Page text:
With the Joker wreaking havoc on Gotham, Batman tracks him down to Arkham Asylum, where he faces the Joker, only to find himself caught in the madman’s trap. When he wakes back up Batman and the rest of the Family find themselves trapped at the Joker’s table and his gruesome feast prepared before them.
I’ve decided that I have gotten so far behind in these reviews that I need to do what I’m doing for all the anime reviews I’ve been meaning to write. Namely read everything and catch up and then just write a larger review for everything I read. While this goes against my preference of having one review per episode or issue, I decided that right now this blog is in a bit of a slump, and the only way to really get out of it is to just catch up on everything I’ve been missing. And the only way to really do that is to just cover multiple issues per review.
Originally I was going to review the issues based on what month they came out, so I’d review everything that came out in December, then January, etc. The problem with that was I couldn’t remember which issue came out when, and the way DC organizes their months makes no sense. Can anyone explain why issue sixteen of Batman is considered the March issue when it came out in January?
That aside, I expected to be caught up before the finale of Death of the Family, but here we are, the review unfinished before issue seventeen came out. So I suppose I can just talk about the entire storyline. Ultimately I have to say that I quite liked it. There were some hiccups here and there, such as the Joker apparently being omnipotent where the plot requires it. So much setting up had to go into his plans that I have a hard time imagining even the Joker could pull it off. The art and story in general is fairly gruesome, and while that does not bother me specifically, I have to say that it is a downside of an otherwise solid story.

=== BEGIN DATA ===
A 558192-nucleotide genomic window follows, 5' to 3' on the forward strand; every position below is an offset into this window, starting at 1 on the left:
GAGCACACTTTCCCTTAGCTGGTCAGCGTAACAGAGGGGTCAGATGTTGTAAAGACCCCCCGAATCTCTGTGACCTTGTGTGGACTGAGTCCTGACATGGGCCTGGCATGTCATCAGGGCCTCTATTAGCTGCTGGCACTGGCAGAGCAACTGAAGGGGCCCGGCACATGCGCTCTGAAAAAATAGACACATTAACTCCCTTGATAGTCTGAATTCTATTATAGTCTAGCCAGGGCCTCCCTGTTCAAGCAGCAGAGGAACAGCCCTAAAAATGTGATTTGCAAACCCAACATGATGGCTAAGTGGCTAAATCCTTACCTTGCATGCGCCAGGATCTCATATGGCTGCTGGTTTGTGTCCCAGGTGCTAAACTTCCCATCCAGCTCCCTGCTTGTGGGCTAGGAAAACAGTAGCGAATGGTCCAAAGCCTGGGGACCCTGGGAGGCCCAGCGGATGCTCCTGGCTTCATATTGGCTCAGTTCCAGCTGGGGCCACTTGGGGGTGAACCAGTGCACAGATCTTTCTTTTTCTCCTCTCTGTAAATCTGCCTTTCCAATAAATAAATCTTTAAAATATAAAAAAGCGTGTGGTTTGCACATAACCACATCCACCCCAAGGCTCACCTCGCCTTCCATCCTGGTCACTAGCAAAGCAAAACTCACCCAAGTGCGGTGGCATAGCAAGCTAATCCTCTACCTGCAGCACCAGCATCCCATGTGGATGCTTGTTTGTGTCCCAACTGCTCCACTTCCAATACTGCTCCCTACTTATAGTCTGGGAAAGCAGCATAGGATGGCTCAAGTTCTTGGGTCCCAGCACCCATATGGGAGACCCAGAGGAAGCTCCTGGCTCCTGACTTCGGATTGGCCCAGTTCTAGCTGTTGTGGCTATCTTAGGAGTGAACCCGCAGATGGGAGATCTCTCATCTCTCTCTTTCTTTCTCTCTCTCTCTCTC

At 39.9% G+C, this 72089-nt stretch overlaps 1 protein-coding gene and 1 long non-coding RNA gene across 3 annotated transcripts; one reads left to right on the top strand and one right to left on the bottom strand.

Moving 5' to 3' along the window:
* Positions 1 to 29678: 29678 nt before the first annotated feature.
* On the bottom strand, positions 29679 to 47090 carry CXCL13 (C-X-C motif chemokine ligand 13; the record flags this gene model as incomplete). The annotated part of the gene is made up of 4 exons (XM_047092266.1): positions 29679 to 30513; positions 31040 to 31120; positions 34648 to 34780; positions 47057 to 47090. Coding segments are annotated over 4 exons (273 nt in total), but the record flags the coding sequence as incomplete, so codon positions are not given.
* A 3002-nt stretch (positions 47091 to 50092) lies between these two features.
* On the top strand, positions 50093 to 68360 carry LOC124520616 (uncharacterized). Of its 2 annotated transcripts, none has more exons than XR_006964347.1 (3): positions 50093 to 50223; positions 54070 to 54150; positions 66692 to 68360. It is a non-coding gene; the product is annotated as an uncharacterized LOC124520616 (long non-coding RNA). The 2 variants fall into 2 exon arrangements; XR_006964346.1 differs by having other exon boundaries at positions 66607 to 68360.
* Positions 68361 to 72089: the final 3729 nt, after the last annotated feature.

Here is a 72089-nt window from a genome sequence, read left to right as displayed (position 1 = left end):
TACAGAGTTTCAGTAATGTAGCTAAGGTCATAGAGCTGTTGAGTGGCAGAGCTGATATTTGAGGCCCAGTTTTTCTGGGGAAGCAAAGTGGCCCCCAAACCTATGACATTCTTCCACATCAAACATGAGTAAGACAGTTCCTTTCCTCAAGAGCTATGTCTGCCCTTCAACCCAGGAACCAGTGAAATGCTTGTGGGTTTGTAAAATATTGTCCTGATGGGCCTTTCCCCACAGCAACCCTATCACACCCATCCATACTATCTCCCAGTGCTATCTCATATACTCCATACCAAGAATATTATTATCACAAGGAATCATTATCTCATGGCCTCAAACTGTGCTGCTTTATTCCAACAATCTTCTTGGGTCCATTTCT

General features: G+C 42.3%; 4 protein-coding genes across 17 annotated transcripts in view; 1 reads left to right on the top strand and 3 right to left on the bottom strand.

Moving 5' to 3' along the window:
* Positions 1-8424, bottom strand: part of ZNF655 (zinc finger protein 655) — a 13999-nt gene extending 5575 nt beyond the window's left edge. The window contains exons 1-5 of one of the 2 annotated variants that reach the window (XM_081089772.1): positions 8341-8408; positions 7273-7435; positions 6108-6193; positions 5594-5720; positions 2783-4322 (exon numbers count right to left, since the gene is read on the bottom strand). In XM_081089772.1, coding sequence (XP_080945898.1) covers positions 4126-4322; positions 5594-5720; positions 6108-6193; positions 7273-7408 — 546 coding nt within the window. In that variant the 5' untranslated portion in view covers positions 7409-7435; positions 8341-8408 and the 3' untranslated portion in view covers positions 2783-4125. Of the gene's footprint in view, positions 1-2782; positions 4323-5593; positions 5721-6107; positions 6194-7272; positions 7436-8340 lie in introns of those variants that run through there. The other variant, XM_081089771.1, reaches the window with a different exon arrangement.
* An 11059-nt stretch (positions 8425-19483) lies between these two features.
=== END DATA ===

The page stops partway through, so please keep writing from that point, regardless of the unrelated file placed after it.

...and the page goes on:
In the end, was this a satisfying Batman story? Was it a satisfying rendition of the Joker? That’s what I’m having trouble figuring out. On the one hand I feel that cutting off his face was done more for the shock value than anything else. And while it was certainly gruesome, this story makes me wonder, “What next?” We all know the Joker won’t stay away forever. But where do you take him from here? I trust that Snyder, or whoever picks up the Batman book after him, will think of something clever. At the very least I hope he gets his face back, having his face cut off would get tired after a while.
I found the conclusion to the story a bit lacking. DC has been building this up as a horrifying tragedy, and while it certainly was horrifying, I felt that the final punch was pulled. I figured Alfred would not die, but the buildup to the point certainly was suggesting that. Seeing the Family’s faces on ice certainly was a terrible image, which makes it all the stranger that Joker did not actually cut their faces off. I can understand that he would think it’s all a big joke. But what’s stopping him from actually cutting their faces off as a different kind of joke? In the end, while I don’t think I would have liked them to actually be mutilated, it did feel that in the end DC decided to play it safe.
Also, what’s up with Bruce revealing who he is to the Joker after finding the card? I understand it was to make a point, to show that the Joker doesn’t care who Batman really is. But it was still a dumb move on Bruce’s part. And why didn’t he tell anyone that’s why he knew the Joker didn’t know or care who they were? Unless he realized it was a stupid thing to do.
As a final note, while I haven’t read Batman Incorporated and can’t comment on its quality, I have thought the idea itself was counter to the Batman mythos. And this storyline showed exactly why it was a bad idea. Part of the mask is to protect those close to him, and while those are few in number, by associating himself publicly with Batman Bruce puts people like Alfred at risk.
Still, this was a great story, and well worth the investment. I highly recommend checking the back issues out, or getting it when it comes out in trade. Or do both.